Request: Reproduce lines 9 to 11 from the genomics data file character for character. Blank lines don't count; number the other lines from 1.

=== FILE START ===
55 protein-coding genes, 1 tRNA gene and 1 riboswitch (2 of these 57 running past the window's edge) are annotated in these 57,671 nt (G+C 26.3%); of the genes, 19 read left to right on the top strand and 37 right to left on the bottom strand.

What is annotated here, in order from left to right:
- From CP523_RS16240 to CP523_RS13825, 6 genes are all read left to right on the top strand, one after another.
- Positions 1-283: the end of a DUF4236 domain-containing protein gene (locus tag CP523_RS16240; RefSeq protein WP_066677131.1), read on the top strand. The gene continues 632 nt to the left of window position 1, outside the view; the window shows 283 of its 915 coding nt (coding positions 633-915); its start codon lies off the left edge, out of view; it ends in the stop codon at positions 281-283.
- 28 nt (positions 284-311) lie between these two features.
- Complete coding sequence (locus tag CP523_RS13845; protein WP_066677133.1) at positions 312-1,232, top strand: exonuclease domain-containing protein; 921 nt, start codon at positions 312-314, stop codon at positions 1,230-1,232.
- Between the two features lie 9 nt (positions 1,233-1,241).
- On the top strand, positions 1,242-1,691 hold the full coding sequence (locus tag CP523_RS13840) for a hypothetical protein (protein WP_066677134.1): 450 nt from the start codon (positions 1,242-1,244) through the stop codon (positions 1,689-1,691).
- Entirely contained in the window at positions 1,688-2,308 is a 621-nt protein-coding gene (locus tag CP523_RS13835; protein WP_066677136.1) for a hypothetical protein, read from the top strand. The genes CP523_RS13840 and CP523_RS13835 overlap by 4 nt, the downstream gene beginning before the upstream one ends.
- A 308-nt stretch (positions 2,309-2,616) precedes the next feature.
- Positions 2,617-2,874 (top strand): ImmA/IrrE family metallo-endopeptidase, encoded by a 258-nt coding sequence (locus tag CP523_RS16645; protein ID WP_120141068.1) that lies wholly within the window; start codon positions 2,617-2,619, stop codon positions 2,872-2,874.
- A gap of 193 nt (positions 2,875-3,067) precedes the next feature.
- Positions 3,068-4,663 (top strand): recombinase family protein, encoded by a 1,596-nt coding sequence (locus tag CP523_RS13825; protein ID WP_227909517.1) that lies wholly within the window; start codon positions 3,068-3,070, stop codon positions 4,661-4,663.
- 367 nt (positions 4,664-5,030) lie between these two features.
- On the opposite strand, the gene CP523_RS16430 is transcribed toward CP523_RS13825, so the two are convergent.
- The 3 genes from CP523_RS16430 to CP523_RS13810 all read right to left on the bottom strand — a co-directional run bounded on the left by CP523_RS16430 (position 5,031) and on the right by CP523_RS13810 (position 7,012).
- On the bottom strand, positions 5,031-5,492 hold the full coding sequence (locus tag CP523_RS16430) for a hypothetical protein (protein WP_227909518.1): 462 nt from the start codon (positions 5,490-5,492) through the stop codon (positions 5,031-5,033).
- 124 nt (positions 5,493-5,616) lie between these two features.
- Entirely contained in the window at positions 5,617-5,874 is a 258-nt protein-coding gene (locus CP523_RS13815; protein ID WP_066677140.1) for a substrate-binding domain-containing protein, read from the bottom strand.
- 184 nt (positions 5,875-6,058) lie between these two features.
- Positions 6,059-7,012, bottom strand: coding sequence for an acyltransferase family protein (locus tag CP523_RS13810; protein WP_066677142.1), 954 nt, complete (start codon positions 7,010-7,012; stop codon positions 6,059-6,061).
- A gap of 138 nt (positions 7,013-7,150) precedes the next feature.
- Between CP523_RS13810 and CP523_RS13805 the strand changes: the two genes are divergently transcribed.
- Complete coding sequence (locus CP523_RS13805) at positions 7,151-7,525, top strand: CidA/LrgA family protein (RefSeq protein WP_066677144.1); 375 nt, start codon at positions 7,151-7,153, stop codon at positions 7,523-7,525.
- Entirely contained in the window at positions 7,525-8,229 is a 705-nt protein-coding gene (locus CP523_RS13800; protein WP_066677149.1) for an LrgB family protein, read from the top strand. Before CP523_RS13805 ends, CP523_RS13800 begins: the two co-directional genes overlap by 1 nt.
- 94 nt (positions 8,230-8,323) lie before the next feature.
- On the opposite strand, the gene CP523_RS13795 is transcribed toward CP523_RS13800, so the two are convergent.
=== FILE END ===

- Entirely contained in the window at positions 1,688-2,308 is a 621-nt protein-coding gene (locus tag CP523_RS13835; protein WP_066677136.1) for a hypothetical protein, read from the top strand. The genes CP523_RS13840 and CP523_RS13835 overlap by 4 nt, the downstream gene beginning before the upstream one ends.
- A 308-nt stretch (positions 2,309-2,616) precedes the next feature.
- Positions 2,617-2,874 (top strand): ImmA/IrrE family metallo-endopeptidase, encoded by a 258-nt coding sequence (locus tag CP523_RS16645; protein ID WP_120141068.1) that lies wholly within the window; start codon positions 2,617-2,619, stop codon positions 2,872-2,874.